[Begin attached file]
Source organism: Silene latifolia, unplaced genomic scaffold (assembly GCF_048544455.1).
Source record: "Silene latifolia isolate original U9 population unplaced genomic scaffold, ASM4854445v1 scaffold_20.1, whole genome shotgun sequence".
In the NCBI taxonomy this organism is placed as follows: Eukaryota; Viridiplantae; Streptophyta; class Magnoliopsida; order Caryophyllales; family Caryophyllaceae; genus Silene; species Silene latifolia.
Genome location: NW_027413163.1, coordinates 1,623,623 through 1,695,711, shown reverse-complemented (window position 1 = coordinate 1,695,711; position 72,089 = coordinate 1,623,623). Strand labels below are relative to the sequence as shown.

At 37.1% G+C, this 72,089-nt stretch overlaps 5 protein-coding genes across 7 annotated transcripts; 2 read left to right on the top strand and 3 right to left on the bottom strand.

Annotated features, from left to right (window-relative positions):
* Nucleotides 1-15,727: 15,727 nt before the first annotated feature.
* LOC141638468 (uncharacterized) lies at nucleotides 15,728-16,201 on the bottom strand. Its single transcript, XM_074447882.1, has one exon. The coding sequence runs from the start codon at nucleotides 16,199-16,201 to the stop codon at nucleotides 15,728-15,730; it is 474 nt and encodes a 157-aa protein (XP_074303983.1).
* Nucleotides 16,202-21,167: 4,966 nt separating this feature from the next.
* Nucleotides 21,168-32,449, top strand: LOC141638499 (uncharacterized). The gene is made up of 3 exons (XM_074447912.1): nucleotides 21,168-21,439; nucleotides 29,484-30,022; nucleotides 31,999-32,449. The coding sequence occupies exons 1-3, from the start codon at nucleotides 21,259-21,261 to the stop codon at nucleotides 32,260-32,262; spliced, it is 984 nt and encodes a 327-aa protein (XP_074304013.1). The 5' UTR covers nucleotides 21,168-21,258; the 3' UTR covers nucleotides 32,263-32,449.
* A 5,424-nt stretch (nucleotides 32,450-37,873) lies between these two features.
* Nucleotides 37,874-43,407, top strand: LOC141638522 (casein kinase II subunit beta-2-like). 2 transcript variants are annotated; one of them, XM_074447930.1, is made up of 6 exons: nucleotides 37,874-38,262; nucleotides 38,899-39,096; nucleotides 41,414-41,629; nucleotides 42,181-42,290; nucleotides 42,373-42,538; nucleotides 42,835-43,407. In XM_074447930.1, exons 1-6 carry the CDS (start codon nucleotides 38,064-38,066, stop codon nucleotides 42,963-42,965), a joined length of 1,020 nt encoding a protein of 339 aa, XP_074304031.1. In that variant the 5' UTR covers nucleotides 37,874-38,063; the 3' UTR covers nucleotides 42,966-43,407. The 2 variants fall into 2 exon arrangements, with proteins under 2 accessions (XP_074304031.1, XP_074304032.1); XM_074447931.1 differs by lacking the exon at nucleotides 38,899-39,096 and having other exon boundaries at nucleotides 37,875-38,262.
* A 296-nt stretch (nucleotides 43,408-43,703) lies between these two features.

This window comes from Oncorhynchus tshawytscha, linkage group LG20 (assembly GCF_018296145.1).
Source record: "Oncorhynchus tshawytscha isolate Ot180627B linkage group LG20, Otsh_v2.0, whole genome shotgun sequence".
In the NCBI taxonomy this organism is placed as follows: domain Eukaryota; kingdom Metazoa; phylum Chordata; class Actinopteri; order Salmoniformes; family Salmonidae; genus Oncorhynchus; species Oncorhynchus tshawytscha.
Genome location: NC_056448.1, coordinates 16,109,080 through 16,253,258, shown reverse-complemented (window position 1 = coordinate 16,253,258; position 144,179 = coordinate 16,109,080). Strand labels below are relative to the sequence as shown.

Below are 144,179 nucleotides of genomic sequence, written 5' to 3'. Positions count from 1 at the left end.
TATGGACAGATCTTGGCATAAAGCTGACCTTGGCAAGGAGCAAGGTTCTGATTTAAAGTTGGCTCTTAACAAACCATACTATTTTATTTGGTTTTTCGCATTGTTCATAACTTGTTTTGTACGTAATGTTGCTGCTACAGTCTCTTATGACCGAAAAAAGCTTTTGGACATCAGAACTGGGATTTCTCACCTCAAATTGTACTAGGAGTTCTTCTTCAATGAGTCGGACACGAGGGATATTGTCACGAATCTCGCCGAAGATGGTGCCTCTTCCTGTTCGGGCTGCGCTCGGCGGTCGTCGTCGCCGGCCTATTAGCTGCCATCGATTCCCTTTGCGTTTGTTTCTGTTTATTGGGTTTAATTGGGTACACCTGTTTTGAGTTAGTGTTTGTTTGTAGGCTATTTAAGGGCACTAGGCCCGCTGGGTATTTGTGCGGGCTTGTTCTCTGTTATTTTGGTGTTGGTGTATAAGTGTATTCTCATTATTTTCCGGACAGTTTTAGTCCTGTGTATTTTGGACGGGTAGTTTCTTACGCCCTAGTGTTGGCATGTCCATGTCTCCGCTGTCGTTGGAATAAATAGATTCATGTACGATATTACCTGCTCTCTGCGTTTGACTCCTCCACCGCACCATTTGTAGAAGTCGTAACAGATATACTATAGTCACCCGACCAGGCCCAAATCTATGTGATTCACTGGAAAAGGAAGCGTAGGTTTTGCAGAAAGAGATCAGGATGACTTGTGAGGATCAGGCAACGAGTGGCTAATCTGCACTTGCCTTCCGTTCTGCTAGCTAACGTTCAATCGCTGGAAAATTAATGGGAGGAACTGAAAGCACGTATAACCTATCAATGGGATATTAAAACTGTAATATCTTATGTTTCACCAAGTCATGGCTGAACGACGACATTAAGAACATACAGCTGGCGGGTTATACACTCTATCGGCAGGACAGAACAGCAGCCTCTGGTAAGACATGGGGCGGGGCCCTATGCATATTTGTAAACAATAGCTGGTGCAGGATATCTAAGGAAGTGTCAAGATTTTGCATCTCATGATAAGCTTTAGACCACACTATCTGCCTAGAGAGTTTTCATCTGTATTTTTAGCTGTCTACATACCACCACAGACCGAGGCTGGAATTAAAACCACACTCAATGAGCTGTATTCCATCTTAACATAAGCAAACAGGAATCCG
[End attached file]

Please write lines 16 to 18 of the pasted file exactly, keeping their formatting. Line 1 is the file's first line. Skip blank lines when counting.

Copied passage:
In the NCBI taxonomy this organism is placed as follows: domain Eukaryota; kingdom Metazoa; phylum Chordata; class Actinopteri; order Salmoniformes; family Salmonidae; genus Oncorhynchus; species Oncorhynchus tshawytscha.
Genome location: NC_056448.1, coordinates 16,109,080 through 16,253,258, shown reverse-complemented (window position 1 = coordinate 16,253,258; position 144,179 = coordinate 16,109,080). Strand labels below are relative to the sequence as shown.

Below are 144,179 nucleotides of genomic sequence, written 5' to 3'. Positions count from 1 at the left end.